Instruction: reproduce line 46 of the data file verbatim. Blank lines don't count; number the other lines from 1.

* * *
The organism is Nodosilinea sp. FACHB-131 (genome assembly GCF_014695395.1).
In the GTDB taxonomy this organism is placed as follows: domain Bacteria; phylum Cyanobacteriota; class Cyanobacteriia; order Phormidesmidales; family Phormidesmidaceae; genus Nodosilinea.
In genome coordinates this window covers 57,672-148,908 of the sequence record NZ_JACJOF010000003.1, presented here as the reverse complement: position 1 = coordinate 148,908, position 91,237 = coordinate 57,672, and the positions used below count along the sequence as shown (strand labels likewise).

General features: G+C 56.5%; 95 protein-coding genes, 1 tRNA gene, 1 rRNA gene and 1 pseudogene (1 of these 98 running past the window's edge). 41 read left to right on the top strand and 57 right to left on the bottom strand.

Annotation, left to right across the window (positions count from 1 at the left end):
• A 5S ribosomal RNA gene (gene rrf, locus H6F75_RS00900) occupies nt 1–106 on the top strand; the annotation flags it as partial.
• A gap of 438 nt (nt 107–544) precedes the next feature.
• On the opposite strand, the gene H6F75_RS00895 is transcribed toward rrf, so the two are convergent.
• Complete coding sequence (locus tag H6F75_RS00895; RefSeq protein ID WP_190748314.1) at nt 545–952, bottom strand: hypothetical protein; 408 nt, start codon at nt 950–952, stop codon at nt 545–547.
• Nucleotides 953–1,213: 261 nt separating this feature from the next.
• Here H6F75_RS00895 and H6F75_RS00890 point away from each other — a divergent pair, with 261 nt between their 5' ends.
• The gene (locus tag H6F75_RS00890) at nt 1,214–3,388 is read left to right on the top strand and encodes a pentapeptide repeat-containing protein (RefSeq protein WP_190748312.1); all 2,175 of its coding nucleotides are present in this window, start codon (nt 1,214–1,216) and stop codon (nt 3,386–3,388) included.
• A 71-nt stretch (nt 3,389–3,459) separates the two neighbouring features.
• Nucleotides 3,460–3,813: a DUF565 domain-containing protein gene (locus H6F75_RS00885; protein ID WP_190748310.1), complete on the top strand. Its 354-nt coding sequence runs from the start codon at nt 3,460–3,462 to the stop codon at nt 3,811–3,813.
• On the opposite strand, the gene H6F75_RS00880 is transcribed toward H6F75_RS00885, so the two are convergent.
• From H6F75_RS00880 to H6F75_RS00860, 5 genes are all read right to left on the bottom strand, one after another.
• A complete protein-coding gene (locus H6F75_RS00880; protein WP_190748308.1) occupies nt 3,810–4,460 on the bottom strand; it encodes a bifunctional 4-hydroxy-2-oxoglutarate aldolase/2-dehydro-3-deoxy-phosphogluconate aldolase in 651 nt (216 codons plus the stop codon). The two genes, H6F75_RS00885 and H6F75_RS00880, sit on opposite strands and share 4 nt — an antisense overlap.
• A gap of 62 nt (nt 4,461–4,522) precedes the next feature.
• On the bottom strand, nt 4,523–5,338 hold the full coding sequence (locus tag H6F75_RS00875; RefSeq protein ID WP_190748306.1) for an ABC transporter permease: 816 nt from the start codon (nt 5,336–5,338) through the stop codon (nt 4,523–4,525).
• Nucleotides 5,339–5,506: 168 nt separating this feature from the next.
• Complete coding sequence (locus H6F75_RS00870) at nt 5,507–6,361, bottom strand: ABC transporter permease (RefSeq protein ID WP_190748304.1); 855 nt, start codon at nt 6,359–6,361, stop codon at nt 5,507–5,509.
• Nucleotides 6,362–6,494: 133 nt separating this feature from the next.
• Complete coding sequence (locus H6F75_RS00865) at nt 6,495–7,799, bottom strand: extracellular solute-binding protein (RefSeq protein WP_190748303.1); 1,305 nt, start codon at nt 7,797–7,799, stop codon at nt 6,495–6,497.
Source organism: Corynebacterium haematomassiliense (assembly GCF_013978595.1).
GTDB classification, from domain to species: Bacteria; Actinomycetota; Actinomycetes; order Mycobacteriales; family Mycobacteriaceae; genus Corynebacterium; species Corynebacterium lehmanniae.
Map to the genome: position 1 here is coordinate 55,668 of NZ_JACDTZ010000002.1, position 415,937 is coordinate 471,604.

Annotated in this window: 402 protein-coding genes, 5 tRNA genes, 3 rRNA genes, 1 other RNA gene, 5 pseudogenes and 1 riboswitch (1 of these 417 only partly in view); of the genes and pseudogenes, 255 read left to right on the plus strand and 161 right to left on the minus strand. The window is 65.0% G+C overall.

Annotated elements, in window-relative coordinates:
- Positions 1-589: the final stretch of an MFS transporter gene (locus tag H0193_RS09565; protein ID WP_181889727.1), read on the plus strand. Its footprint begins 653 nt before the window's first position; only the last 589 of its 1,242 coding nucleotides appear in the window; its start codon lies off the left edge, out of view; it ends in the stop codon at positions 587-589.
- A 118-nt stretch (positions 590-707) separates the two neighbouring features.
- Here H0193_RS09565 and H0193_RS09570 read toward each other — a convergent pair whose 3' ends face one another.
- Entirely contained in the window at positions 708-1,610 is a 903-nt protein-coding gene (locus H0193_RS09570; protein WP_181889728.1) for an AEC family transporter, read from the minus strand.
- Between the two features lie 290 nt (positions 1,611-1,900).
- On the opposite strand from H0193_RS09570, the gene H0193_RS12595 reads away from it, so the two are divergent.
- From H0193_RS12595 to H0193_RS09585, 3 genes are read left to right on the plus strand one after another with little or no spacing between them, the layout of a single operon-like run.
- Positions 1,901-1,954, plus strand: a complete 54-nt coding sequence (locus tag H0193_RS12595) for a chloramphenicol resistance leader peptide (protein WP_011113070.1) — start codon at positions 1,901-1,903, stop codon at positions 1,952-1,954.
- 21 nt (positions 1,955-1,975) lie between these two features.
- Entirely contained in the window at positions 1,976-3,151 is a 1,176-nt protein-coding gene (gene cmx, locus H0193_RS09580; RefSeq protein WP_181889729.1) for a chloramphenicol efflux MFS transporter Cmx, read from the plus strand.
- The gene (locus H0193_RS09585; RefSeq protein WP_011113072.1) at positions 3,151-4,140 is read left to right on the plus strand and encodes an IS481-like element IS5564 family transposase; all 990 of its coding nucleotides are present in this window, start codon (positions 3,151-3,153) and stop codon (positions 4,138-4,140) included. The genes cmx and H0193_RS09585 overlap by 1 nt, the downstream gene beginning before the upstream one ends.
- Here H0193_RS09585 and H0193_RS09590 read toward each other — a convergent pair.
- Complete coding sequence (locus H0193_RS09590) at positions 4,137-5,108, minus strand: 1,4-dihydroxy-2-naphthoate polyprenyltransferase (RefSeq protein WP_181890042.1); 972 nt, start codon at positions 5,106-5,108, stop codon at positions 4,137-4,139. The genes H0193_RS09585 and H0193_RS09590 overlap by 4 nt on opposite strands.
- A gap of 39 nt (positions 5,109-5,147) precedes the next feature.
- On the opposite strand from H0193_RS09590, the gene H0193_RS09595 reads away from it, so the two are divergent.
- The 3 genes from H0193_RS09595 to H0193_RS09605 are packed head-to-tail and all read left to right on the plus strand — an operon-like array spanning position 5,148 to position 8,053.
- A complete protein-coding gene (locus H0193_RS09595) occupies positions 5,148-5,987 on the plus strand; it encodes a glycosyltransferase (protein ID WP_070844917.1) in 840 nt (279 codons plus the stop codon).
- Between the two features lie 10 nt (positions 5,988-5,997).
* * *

- Between the two features lie 10 nt (positions 5,988-5,997).